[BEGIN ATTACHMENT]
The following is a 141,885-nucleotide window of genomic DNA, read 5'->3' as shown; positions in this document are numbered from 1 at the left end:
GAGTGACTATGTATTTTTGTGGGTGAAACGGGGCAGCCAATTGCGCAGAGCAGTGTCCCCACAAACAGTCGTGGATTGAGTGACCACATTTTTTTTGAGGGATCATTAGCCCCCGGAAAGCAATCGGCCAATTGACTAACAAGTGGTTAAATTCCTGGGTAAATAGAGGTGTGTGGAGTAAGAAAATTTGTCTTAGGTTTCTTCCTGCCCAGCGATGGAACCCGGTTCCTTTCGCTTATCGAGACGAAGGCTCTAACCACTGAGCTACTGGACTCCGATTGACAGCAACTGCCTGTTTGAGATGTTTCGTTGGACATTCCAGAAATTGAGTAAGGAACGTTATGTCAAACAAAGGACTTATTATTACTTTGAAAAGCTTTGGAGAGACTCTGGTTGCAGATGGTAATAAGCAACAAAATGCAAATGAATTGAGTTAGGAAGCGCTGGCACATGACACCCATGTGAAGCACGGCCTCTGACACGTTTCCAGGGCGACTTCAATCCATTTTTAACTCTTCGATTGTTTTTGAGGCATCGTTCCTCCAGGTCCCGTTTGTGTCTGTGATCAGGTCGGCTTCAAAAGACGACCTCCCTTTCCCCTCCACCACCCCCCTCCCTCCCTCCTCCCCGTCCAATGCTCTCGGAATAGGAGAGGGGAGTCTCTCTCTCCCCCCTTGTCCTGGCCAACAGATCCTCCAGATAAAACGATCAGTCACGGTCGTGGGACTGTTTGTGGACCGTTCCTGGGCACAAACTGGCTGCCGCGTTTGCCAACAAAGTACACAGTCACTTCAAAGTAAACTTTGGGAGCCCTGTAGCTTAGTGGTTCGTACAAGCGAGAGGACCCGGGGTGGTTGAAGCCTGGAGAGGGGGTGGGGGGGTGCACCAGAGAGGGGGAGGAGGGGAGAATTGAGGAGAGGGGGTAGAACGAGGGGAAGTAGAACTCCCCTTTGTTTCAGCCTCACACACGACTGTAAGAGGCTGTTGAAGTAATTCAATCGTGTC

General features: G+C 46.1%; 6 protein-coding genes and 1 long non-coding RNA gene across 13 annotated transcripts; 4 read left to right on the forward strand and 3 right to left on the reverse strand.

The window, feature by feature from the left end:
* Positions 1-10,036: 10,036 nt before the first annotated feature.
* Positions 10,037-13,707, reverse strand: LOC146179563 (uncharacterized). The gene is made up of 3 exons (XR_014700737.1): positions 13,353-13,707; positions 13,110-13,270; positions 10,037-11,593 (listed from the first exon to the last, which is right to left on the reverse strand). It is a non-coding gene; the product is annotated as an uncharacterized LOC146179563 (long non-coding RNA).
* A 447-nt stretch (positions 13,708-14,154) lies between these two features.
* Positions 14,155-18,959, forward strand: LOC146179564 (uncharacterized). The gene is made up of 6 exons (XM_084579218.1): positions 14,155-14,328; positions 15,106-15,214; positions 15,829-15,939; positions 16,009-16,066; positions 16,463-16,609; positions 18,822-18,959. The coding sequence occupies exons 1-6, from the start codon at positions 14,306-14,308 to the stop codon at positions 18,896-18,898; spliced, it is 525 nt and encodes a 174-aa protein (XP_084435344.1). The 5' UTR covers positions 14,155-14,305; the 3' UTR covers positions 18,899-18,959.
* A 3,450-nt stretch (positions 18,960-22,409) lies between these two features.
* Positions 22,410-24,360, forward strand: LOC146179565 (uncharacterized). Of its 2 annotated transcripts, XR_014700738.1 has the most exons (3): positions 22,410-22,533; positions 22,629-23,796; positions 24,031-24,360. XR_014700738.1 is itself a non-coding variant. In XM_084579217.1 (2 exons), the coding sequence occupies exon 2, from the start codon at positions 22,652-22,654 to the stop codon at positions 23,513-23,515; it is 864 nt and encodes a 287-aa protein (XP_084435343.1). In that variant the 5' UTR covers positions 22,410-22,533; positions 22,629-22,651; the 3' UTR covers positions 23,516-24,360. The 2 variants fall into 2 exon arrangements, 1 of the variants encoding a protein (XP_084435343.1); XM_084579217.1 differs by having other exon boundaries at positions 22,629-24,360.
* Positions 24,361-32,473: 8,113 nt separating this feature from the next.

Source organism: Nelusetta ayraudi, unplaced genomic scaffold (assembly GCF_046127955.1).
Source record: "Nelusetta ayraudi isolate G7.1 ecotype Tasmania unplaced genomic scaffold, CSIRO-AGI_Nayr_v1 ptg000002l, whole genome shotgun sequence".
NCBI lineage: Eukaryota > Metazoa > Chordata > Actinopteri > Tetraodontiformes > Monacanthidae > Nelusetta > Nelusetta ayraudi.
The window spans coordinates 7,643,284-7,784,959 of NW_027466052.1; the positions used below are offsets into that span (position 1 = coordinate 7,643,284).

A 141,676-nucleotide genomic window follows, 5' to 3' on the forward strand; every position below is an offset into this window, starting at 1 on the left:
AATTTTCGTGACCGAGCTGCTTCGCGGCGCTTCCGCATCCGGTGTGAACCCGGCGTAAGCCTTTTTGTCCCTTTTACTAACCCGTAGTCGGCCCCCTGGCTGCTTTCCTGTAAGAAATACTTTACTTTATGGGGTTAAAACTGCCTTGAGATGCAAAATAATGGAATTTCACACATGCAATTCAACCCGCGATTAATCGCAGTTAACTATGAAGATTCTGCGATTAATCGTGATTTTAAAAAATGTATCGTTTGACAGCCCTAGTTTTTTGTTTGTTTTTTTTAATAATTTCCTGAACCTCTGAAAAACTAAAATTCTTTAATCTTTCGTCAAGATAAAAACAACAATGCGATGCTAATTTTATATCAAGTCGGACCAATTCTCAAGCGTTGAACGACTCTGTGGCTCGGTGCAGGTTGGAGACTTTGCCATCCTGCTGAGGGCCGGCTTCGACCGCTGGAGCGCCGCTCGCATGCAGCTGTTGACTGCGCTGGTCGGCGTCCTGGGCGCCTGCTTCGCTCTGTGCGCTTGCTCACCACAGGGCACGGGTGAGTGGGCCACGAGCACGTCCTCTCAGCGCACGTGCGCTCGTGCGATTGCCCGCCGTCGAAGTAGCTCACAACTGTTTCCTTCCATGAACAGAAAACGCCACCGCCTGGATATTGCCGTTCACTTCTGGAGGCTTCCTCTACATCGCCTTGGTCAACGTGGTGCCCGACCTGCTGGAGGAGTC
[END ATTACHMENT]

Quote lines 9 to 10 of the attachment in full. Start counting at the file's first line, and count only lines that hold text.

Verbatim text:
* A 3,450-nt stretch (positions 18,960-22,409) lies between these two features.
* Positions 22,410-24,360, forward strand: LOC146179565 (uncharacterized). Of its 2 annotated transcripts, XR_014700738.1 has the most exons (3): positions 22,410-22,533; positions 22,629-23,796; positions 24,031-24,360. XR_014700738.1 is itself a non-coding variant. In XM_084579217.1 (2 exons), the coding sequence occupies exon 2, from the start codon at positions 22,652-22,654 to the stop codon at positions 23,513-23,515; it is 864 nt and encodes a 287-aa protein (XP_084435343.1). In that variant the 5' UTR covers positions 22,410-22,533; positions 22,629-22,651; the 3' UTR covers positions 23,516-24,360. The 2 variants fall into 2 exon arrangements, 1 of the variants encoding a protein (XP_084435343.1); XM_084579217.1 differs by having other exon boundaries at positions 22,629-24,360.